be put away just now, and IVe sent it, and a shell and bit of stone
of my own which I'm rather proud of (I want Darwin to see the shell
only don't say I did, please). I can do much better, but it looked
shelly and nice, and I left it. ... Ever your affectionate




MY DEAREST CHARLES, Just send me the merest line here to say
how you all are. I am settled now to my work, and am the better
for my rest. When it is a little more forward, I shall try to persuade
you to spend a couple of days with me here, as you will never, afte"
this autumn, see such a piece of late Gothic as the front of St.
Wulfran in its original state, more ; it is the last I know left un-
touched, and it is to be " restored " in the spring. It is not good,
but wonderful, and worth setting sight on before its death, and there

1 [Professor Norton with his family was established during the summer of 18(58
at Keston, with Darwin for a neighbour. On Raskin's return from Abbeville,
Professor Norton arranged a meeting. "I will come to-morrow," wrote Rtiskin, "and
shall have very great pleasure in meeting Mr. Darwin." "They had never before
met," says Professor Norton, ' ' and each was interested to see the other. The
contrast between them was complete, and each in his own way was unique and
delightful. Lluskin's gracious courtesy was matched by Darwin's charming and
genial simplicity, lluskin was full of questions which interested the elder naturalist
by the keenness of observation and the variety of scientific attainment which they
indicated, and their animated talk afforded striking illustration of the many sym-
pathies that underlay the divergence of their points of view, and of their methods
of thought. The next morning Darwin rode over on horseback to say a pleasant
word about lluskin, and two days afterward lluskin wrote, ' Mr. Darwin was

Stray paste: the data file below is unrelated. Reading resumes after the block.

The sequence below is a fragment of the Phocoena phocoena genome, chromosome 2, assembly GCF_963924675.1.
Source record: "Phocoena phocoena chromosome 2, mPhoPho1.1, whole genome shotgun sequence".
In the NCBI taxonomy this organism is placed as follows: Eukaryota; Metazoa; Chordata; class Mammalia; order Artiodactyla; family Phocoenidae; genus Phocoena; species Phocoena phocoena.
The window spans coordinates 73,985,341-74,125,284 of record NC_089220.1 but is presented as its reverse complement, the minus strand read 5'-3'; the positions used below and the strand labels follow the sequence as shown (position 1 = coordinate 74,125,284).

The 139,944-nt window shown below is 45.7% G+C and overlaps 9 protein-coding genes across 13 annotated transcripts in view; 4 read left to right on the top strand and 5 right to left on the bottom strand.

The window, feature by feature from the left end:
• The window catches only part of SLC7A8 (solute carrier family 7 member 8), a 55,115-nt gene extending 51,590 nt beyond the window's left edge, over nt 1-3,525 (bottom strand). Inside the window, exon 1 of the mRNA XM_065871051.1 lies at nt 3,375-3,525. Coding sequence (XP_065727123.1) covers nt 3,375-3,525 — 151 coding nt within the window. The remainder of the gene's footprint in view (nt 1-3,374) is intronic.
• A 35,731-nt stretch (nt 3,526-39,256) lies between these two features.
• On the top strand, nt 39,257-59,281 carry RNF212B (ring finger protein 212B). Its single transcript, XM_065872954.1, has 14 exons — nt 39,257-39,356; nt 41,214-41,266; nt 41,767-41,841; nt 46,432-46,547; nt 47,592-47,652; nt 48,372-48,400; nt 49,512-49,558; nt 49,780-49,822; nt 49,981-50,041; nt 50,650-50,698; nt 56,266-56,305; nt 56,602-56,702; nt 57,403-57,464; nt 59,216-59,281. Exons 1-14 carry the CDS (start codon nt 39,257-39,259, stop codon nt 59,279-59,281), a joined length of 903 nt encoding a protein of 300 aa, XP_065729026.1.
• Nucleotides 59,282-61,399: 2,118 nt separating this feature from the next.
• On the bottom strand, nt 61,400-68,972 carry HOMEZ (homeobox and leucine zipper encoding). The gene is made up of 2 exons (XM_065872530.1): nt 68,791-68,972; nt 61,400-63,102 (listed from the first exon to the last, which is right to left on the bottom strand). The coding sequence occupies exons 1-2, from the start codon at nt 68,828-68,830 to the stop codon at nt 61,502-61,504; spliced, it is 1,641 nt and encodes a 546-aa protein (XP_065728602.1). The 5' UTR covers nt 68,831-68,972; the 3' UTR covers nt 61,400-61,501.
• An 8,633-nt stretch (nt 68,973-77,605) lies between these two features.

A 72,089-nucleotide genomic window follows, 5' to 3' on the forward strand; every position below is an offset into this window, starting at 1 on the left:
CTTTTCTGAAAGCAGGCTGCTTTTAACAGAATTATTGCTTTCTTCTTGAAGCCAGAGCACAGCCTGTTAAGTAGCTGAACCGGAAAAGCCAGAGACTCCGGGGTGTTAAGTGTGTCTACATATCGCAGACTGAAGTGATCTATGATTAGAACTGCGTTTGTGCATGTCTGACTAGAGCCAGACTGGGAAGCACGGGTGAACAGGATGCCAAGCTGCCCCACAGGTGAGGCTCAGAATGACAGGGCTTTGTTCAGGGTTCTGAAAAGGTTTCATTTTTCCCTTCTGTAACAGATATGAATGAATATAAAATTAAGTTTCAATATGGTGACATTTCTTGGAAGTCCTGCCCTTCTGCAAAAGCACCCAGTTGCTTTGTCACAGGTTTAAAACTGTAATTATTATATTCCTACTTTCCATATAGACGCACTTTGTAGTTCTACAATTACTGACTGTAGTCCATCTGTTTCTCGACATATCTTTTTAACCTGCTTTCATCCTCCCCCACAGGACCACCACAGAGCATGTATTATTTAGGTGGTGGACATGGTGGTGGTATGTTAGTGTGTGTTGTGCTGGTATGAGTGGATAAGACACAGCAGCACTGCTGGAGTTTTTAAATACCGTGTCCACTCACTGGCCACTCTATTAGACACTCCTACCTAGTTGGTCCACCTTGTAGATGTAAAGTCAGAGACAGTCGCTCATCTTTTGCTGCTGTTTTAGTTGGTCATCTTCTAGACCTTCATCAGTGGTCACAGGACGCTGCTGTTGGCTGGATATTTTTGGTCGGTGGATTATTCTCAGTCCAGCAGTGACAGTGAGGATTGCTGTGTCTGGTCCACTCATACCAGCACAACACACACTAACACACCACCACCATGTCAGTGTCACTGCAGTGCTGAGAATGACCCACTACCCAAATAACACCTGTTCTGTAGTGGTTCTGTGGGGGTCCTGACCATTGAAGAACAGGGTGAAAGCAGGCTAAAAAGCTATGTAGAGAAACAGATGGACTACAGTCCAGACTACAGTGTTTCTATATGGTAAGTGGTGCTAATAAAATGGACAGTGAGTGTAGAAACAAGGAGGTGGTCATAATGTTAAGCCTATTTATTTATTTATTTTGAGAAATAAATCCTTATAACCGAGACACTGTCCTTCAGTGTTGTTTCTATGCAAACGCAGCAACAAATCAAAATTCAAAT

delightful '" {Norton, vol. i. pp. 1 l)4-19o;. For lluskin's later meetings with Darwin,
see Vol. XIX. pp. xliv.-xlv. ; Vol. XXV. p. xlvi. ; Vol. XXXIII. p. xxi.]

2 [No. .54 in Norton; vol. i. pp. 182-183.]


are other things I shall have found out to show you. It is only six
hours from that pretty English home of yours.

I daresay you have been writing something to me; but my letters
could not be sent on, as I did not know where I should be. So now
send me just a word, for it is dull here, somewhat, among the grey
stones and ghastliness of Catholicism in decadence.

Love to all with you. Ever your affectionate J. RUSKIN.

To his MOTHER 1

ABBEVILLE, 1st September, 18G8.

MY DEAREST MOTHER, I may first give you the pleasant birthday
news that you never sent me a more beautifully written letter than
yesterday's enclosing Mr. Richmond's. It is quite wonderful in decision
and freedom. Also, it will be pleasant for you to hear that I am
certainly getting into a good line of useful and peaceful work ; for I
feel convinced that the sketches I make now will please people, and be
important records of things now soon to pass away. And thirdly I
may hope, for you, that in the sense of my being undisturbedly and
healthily occupied, in a way to bring out whatever genius I have,
poetical or not (for there is room for every kind of sentiment in the
treatment of drawings), you will have much happiness even when I am
absent from you, and a happiness gathering up what seemed to be lost
when I come back. Nor do I think that you will be much troubled
now with people in the house, even when I return, for I hope to come
back in so much stronger health as to enable me to pursue my work
steadily, and justify me in refusing visitors, and I have no doubt that
with more quiet, all these nervous feelings will go away and leave you to
enjoy perhaps the best part of your old age that has yet been possible.

The day is exquisite here, and if to-morrow is like it, you may
think of me as happily at work in the brightest and purest air in the
world (which that of North France is, to my thinking), and every now